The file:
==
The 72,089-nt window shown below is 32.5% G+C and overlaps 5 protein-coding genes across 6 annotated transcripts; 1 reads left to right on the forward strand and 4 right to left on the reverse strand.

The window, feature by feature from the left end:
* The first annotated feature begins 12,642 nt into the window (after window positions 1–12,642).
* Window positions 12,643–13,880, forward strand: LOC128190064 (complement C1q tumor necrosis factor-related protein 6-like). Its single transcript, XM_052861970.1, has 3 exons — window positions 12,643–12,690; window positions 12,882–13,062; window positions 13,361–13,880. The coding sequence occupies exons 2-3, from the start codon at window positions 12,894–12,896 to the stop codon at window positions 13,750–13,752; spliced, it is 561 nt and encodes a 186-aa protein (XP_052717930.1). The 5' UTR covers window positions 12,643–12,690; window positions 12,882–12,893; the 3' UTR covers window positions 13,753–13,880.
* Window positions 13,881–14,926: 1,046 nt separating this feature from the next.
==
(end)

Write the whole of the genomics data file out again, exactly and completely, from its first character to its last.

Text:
The 72,089-nt window shown below is 32.5% G+C and overlaps 5 protein-coding genes across 6 annotated transcripts; 1 reads left to right on the forward strand and 4 right to left on the reverse strand.

The window, feature by feature from the left end:
* The first annotated feature begins 12,642 nt into the window (after window positions 1–12,642).
* Window positions 12,643–13,880, forward strand: LOC128190064 (complement C1q tumor necrosis factor-related protein 6-like). Its single transcript, XM_052861970.1, has 3 exons — window positions 12,643–12,690; window positions 12,882–13,062; window positions 13,361–13,880. The coding sequence occupies exons 2-3, from the start codon at window positions 12,894–12,896 to the stop codon at window positions 13,750–13,752; spliced, it is 561 nt and encodes a 186-aa protein (XP_052717930.1). The 5' UTR covers window positions 12,643–12,690; window positions 12,882–12,893; the 3' UTR covers window positions 13,753–13,880.
* Window positions 13,881–14,926: 1,046 nt separating this feature from the next.